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In 1981, the USS John Young spotted a motorless fishing boat filled with people in the South China Sea—and saved their lives. They were without food, without water. That rescue was the first of hundreds for the Navy ship that year. Veterans carried those memories for decades, and recently, a group of those Vietnamese refugees, now US citizens, joined the veterans at a reunion in Mobile, Alabama.
One retired sailor, Chip Reichert, had a gasp of recognition when a girl they’d rescued, Thao Nguyen, now an adult, walked to the podium.
“I want to say thank you,” she told the veterans. “You all made a difference, and what you did mattered.”
Reichert hugged Nguyen, who came to the reunion with her mother, her aunt, and a cousin. “She looked at me, and all we did was cry,” Reichert told WGN-TV. “Twenty minutes of just seriously crying.” She and several family members, all rescued by the Navy ship, had become nurses in the United States, inspired by the kindness of those who’d saved them.
“If I can help someone else, I want to,” Nguyen said, “because I know I wouldn’t be where I am if people didn’t save me.”
Here are more Recharge stories to get you through the week:
Who we are. After a 2018 neo-Nazi rally on Hitler’s birthday in the town of Newnan, Georgia, progressive portions of this fast-growing town came together to resist racism and honor the broad diversity of people living there peacefully. The community commissioned a photographer to create large portraits of its racially diverse residents to put on walls of its buildings—and challenge assumptions about Newnan. The 17 larger-than-life portraits, including one of two Georgia-born Muslim sisters wearing hijabs, opened up public conversations that drove the town to come to terms with residential change. “We need to talk about who lives in our community and, if they are different, why does that make us uncomfortable?” said David Jones II, pastor of Newnan Presbyterian Church. The display prompted the Rev. Jimmy Patterson to take to the pulpit of his First Baptist Church to decry racism and reveal a secret: a family will that once bequeathed enslaved people to him. He read the will from the pulpit, as some in the audience shed tears. Readers, I don’t know about you, but I’d like to see those portraits in person before the installations come down in June. (New York Times)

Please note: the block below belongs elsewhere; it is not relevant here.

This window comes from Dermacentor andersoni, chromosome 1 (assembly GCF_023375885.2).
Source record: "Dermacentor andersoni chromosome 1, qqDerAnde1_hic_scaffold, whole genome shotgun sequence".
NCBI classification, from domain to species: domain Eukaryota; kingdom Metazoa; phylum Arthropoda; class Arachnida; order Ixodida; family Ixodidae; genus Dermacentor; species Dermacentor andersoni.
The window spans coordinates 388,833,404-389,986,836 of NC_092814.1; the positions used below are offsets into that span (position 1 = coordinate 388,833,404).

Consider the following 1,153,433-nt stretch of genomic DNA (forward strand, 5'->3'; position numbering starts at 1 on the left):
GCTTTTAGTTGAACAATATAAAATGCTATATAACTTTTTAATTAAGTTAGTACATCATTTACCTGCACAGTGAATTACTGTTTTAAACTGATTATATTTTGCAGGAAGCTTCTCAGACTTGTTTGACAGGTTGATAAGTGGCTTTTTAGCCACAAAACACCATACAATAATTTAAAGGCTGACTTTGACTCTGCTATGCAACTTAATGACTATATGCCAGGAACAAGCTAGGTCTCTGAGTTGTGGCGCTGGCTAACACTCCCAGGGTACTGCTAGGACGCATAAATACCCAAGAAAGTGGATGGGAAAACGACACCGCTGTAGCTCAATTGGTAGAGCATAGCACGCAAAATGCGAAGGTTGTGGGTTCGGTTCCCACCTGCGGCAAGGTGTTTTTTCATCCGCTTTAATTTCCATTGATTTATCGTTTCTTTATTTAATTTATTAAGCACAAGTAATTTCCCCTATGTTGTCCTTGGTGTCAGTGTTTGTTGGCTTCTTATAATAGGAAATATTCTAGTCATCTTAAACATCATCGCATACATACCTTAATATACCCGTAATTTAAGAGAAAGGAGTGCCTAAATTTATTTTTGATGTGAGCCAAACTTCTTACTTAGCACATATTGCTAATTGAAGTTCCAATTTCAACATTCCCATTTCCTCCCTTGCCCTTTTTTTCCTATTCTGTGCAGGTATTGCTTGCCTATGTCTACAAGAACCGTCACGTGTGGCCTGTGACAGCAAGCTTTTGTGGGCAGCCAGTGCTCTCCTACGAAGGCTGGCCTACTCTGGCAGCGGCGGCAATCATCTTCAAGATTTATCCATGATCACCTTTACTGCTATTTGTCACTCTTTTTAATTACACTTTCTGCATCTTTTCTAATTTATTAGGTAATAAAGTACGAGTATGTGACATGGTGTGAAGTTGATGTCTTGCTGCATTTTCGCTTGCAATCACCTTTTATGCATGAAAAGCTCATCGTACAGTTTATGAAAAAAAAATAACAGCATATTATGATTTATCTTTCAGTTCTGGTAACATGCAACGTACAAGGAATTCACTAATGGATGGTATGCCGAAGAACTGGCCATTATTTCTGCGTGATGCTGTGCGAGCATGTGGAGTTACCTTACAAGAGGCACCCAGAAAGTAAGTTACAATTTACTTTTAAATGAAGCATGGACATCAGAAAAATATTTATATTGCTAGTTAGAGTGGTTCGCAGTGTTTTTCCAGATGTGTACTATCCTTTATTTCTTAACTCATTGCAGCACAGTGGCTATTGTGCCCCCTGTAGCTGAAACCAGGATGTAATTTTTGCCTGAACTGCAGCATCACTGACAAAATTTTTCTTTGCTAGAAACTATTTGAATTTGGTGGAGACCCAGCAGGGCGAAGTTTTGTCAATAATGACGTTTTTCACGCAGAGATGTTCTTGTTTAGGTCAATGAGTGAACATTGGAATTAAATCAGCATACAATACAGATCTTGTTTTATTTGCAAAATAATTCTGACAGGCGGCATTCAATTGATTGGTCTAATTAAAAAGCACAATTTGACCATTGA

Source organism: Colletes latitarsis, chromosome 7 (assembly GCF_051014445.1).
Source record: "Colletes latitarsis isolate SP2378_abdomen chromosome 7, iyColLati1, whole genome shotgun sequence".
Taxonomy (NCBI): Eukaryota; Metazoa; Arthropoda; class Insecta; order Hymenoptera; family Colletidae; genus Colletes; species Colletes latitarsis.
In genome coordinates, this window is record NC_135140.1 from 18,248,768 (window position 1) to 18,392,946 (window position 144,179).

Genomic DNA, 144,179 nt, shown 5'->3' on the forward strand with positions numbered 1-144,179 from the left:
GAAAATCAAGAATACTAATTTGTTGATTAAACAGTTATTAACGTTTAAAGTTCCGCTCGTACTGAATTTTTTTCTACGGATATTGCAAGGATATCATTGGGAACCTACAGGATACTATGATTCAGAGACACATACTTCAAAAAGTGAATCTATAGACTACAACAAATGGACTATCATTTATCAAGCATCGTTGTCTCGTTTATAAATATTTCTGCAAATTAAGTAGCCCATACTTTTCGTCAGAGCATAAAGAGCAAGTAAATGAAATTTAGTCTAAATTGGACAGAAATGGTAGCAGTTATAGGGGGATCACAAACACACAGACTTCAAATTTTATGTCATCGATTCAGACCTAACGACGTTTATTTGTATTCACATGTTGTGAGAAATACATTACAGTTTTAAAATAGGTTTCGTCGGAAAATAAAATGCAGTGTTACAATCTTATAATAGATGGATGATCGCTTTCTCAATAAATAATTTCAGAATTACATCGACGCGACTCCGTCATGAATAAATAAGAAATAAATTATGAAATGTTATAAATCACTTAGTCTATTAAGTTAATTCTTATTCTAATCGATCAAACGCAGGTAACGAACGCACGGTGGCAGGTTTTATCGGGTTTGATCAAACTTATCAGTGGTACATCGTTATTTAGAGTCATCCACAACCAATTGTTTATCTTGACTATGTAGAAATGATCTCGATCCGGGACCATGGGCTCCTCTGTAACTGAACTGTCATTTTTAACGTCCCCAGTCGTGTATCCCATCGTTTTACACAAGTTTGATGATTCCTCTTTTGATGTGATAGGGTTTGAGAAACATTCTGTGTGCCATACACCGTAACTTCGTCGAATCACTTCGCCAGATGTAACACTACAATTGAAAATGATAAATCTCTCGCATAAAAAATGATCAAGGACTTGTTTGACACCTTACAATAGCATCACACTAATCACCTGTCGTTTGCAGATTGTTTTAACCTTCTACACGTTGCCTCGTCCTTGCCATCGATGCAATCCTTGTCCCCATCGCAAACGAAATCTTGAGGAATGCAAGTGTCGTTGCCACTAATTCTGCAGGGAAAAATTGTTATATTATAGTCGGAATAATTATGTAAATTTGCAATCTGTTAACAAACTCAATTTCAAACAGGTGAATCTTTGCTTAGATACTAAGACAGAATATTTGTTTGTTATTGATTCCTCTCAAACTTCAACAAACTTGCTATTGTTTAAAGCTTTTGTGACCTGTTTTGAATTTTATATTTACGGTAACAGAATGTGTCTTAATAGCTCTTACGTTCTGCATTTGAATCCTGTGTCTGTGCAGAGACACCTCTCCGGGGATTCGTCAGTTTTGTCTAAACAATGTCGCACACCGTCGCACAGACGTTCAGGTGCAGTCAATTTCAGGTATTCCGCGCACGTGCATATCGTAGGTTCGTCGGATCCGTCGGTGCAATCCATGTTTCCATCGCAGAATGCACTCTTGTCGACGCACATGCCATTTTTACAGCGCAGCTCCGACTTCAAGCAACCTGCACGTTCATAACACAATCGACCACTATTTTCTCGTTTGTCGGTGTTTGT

Buckin’ broncos. She’s 13 years old, 4-foot-10, and 70 pounds, but she’s turning heads in professional bull riding. Najiah Knight, who started riding sheep at age 3, is the only girl on the Mini Bull Riders tour around the country. “I kind of earned the boys’ respect the first year I competed, because I ended up on some of the rankest bulls—I was one of the first ones who came close to riding some of them,” Najiah said. She’s already received a big endorsement from the Ariat boot company. Thanks to colleague Dru Sefton for suggesting this story. (Vogue)
I stuttered; so what? As a kid, he was bullied and humiliated when he couldn’t get his words out. Chesley “Sully” Sullenberger III worked hard to transcend his stuttering, and his voice was clear and steady as he safely landed his failing jetliner in the Hudson River in 2009, saving the lives of everyone aboard. Sullenberger was heralded as a hero, played by Tom Hanks in the Hollywood tribute. “A speech disorder is a lot easier to treat than a character defect,” Sullenberger writes. “You become a true leader, not because of how you speak, but because of what you have to say—and the challenges you have overcome to help others. Ignore kids (and adults) who are mean, or don’t know what it feels like to stutter.” (New York Times)
Recharge salutes: Doris Miller, a Navy hero at Pearl Harbor who, almost 80 years later, will have a $12.5 billion aircraft carrier named after him; 6-year-old Owen Colley, who has raised more than $260,000 to help animals affected by bushfires in Australia by making and selling little clay koalas; a community in Newfoundland that got behind a third grader named Yaman, originally from Syria, teaching him how to skate and giving him money for hockey gear. Yaman chose tape with the design of a maple leaf for his hockey stick because he wanted the Canadian flag close to him, wrote journalist Muhammad Lila.
I’ll leave you with this wintry sunrise at Maine’s Moosehorn National Wildlife Refuge, via the Interior Department’s Twitter feed. Have a great week ahead!
— US Department of the Interior (@Interior) January 15, 2020